Photo via Instagram / roninreckless
People understand why you’re so proud of where you went to high school (even if you graduated 20+ years ago)
Because “where did you go to high school?” is only a conversation starter (and maybe even the start of a fight) in the 2-1-0.
Photo courtesy of Northeast Independent School District
Having your annual chicken-on-a-stick
Sure, some local restaurants sell the fried goodness year-round, but chicken-on-a-stick just tastes different at Fiesta. This is definitely one of things that isn’t available in chingos outside of the Countdown City.
Photo by JPL PRO - Julián P. Ledezma
The greatness that is H-E-B if they leave the Lone Star State
H-E-B does have some locations in Mexico, but otherwise the beloved supermarket chain is only found in Texas. And that is why Texas is #blessed.
Photo courtesy of H-E-B
The city shuts down in the rare occurrences when roads freeze
Laugh (or roll your eyes) if you will, but you have to admit that it’s pretty great that San Antonio can’t handle its shit when it “snows” here. With ice on the roads, most places can’t help but have to cancel school or work. Those days are slim here, but appreciated when you just want to stay home (because we can’t function in the cold).
Photo via Instagram / lutherscafe
Being cultured during First Friday in Southtown
Sure, other cities have their own pick of cultural events and artsy happenings, but Friday nights in Southtown are definitely something to be missed.
Artwork by Josie Del Castillo
Going to any Mexican restaurant downtown and being serenaded by mariachis
Tourists may not totally get it, but locals definitely appreciate the beauty of mariachi music – even if you pretend to be a hater. Coming back to SA and hearing the mariachis play is pretty magical – especially if you’re on the River Walk.
Photo courtesy of Pearl Brewery
The weather is basically perfect if you can handle the heat
We’ll be the first to say that the heat and humidity here absolutely sucks. But would you rather put up with having to shovel snow, hide out during tornadoes and hurricanes, or have all your stuff ruined thanks to an earthquake? We didn’t think so.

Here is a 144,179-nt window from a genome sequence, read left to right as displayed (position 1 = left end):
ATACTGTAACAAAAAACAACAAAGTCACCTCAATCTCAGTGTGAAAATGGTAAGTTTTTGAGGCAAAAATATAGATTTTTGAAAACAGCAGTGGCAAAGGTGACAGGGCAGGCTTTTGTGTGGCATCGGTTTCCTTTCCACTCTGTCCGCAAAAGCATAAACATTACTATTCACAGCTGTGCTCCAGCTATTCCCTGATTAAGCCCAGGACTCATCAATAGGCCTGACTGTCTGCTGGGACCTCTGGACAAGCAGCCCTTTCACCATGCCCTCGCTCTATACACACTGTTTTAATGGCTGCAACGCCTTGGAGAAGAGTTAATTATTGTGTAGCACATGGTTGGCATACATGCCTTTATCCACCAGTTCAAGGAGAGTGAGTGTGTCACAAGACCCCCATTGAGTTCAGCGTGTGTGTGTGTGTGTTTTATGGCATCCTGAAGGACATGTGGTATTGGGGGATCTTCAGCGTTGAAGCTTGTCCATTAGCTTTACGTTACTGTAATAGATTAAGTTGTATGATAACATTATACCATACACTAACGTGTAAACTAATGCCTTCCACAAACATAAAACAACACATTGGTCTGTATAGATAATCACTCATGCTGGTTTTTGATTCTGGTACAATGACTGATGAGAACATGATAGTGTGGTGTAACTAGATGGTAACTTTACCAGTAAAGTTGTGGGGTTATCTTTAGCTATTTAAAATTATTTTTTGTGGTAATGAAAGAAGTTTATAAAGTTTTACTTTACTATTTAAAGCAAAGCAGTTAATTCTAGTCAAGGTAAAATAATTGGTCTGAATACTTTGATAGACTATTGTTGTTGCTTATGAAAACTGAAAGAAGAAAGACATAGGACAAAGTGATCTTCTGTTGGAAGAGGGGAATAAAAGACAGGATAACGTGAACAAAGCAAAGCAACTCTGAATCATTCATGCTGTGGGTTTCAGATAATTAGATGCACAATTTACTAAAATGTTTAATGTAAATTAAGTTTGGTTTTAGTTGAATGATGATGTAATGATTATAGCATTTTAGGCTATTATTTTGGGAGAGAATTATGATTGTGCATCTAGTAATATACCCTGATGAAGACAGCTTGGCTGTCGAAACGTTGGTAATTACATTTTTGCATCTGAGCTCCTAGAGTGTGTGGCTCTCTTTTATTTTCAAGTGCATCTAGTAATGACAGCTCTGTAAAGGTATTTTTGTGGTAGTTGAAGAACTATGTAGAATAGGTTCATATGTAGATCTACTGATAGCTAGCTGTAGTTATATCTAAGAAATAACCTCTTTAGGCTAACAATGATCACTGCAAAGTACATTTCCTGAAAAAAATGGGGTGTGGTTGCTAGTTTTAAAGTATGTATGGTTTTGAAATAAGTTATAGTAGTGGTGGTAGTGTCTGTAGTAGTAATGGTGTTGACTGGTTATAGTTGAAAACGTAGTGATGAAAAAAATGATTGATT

Photo via Instagram / texashumor
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How everyone respects the military and service members
With a name like Military City USA, would you expect any less? Patriotic folks definitely miss this aspect of living in SA.
Photo via Shutterstock
Free chips and salsa at all the local Mexican restaurants
Did you know that some Mexican spots charge for chips and salsa?! How dare they! Living outside of Texas sounds rough – and expensive.
Photo via Instagram / cat_velazquez
Having a Bill Miller Bar-B-Q at basically every major intersection
BM opened its first restaurant in San Antonio in 1950 and has grown exponentially in the decades since. Though there’s 74 restaurants in San Antonio, Corpus Christi and Austin, the fast-food barbecue chain hasn’t expanded outside of South and Central Texas. What a shame for those who move away.
Photo courtesy of Bill Miller Bar-B-Q
All the history embedded into the city’s culture
Sure, the history isn’t always good, but you have to admit that it’s cool that San Antonio is the heart of Texas’ history. From the San Antonio Missions to the Texas Revolution, the Alamo City has been a happening place for centuries (hence the city’s tricentennial). No matter what sort of stuff you’re into, being able to rep SA for these historical tidbits alone is pretty damn cool.
Photo courtesy of the City of San Antonio
Having so many spots that know how to make delicious pan dulce
Trust us, we’re picky about where we get pan dulce. San Antonio definitely has its spots that just do it better. Now imagine living in a city that maybe has one panaderia. We think it’s terrible, too.
Photo by Jessica Elizarraras